Low-risk stage 4S NB Tx paradigm: Bx → supportive care. Chemo and/or RT are reserved for rapidly growing or symptomatic Dz. A subgroup analysis of CCG 3881 showed that supportive care is sufficient for 57% of pts. The protocol resulted in a 5-yr EFS of 86% and an OS of 92%. (Nickerson HJ et al., JCO 2000)

What studies support the use of observation (without resection) in infants with localized NB without n-myc amplification?

The use of observation (without resection) in infants with localized NB without n-myc amplification was evaluated in the German GPOH trials NB95-S and NB97. Of 93 pts with gross Dz, 44 had spontaneous regression. OS and DM-free survival were no different from outcomes of pts treated with surgery or chemo in these trials (3-yr OS 99%, DM-free survival 94%). (Hero B et al., JCO 2008)

In high-risk NB, what tissues are targeted during RT and to what dose?

Per current COG0532, high-risk NB pts are treated with RT to their postchemo, preop tumor bed to a total dose of 21.6 Gy in 1.8 Gy/fx if GTR and 36.0 Gy (21.6 Gy to preop GTV → 14.4 Gy boost) if gross residual.

In high-risk NB, should elective nodal RT be given?

No. In high-risk NB, only clinically+ or pathologically+ LN regions are covered in the RT volumes.

What study indirectly demonstrated an RT dose response in high-risk NB?

1.     Haas-Kogan et al. performed a secondary analysis of CCG 3891 and found that high-risk NB pts who rcv 10 Gy local EBRT + 10 Gy total body irradiation (TBI) as part of a transplant preparation regimen had better LC than pts who did not get TBI (or a transplant) (5-yr LRR was 22% vs. 52%) (IJROBP 2003).

2.     These results support the current use of 21.6 Gy in high-risk protocols.

What study demonstrated the benefits of high-dose chemo → BMT as well as adj cis-retinoic acid in high-risk NB?

In CCG 3891, 379 high-risk NB pts were treated with induction chemo → surgery and 10 Gy to gross residual. Pts were then randomized to 3 cycles of nonmyeloablative chemo vs. myeloablative chemo, TBI, and BMT. Pts underwent secondary randomization to observation vs. cis-retinoic acid × 6 mos. Both the myeloablative chemo and cis-retinoic acid improved OS. 5-yr OS for pts who rcv both was 59%. (Matthay KK et al., JCO 2009)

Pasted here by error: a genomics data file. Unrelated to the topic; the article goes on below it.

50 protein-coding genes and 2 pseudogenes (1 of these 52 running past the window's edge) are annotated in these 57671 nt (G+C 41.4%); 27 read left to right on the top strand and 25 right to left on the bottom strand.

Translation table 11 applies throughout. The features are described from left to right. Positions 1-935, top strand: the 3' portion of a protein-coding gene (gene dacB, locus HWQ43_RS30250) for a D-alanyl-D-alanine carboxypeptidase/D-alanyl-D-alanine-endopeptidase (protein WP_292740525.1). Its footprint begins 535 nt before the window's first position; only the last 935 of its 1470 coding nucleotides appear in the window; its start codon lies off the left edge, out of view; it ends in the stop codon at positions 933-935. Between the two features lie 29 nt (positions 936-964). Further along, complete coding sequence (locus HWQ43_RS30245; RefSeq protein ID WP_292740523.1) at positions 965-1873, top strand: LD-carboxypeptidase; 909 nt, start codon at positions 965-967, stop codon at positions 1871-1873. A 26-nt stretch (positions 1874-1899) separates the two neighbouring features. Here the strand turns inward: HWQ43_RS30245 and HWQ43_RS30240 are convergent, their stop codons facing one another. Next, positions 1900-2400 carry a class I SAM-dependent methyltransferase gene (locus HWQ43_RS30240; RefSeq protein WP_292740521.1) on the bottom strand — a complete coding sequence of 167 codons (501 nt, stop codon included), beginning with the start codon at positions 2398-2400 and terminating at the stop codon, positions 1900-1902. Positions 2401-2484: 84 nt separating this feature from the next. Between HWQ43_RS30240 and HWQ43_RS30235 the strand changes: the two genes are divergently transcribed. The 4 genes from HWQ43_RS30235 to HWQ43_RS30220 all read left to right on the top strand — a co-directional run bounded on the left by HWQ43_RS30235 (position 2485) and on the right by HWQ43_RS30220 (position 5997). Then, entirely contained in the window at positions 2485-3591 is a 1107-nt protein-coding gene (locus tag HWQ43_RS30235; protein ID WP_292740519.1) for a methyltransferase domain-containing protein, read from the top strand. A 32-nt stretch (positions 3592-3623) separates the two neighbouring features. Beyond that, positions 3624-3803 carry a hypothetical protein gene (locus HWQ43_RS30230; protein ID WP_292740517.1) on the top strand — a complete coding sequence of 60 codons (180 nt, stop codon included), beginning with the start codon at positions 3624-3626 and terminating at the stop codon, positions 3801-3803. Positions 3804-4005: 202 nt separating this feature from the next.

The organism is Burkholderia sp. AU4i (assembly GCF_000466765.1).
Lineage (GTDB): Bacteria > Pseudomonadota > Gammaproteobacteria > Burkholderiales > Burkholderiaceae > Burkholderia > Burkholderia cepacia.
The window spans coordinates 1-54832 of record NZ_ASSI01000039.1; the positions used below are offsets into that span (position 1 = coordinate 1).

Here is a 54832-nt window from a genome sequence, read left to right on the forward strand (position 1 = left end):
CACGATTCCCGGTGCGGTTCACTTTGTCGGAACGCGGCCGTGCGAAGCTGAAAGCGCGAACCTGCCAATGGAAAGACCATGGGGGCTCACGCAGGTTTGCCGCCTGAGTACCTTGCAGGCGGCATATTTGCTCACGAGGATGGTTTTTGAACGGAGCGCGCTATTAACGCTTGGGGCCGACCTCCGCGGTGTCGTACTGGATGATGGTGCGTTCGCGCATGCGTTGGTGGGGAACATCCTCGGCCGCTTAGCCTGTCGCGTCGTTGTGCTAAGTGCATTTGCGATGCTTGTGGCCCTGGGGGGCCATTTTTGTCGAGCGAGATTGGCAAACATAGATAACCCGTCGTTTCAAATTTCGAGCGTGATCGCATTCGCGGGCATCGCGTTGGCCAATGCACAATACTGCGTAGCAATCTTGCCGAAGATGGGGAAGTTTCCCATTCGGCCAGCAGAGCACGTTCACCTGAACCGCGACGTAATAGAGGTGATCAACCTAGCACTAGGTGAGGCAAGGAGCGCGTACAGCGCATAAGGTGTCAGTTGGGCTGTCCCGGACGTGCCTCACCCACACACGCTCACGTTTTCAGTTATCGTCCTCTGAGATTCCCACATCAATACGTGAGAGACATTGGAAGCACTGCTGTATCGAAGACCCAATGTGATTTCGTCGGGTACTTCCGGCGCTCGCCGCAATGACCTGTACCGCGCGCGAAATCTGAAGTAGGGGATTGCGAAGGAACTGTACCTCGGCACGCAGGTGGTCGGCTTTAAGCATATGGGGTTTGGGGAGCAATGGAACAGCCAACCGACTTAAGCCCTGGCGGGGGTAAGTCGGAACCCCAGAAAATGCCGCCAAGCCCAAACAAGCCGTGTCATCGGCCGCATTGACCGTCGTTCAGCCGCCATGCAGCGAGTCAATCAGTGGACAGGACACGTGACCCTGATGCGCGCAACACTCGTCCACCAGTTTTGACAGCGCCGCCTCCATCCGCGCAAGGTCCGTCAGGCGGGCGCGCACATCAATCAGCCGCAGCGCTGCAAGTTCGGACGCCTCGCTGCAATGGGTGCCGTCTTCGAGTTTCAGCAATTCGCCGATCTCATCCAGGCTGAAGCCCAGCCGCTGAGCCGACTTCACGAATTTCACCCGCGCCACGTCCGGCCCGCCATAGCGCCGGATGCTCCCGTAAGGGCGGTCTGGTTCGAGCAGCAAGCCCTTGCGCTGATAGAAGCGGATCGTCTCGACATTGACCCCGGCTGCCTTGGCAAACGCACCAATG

What is the appropriate Tx for NB pts with cord compression?

Consider chemo initially for NB-related cord compression. Unresponsive Dz can be treated with surgery or RT.

What is the RT dose and dose/fx used for NB pts being treated for symptomatic cord compression?

For symptomatic cord compression:

1.     If pt is <3 yo, treat to 9 Gy (1.8 Gy/fx).

2.     If pt is ≤3 yo, treat to 21.6 Gy (1.8 Gy/fx).

What is the RT dose and dose/fx used for NB pts being treated for symptomatic hepatomegaly?

Symptomatic hepatomegaly is treated to 4.5 Gy (1.5 Gy × 3).

What chemo drugs are typically used in NB?

Chemo drugs typically used in NB:

1.     Cytoxan

2.     Doxorubicin

3.     Etoposide

4.     Carboplatin

5.     Ifosfamide

What is the role of I-131 MIBG in NB?

I-131 MIBG can be used for refractory NB, based on a promising phase II study showing a 36% response rate. (Matthay KK et al., JCO 2007)

image Toxicity


In NB, what dose constraint is used for the contralat kidney?

Limit the dose to the entire contralat kidney to < 15 Gy.

In NB, what dose constraint is used for the liver?

Limit liver V15 to <66 %.

In NB, what dose contraint is used for the lung?

Limit lung V15 to <66%.

image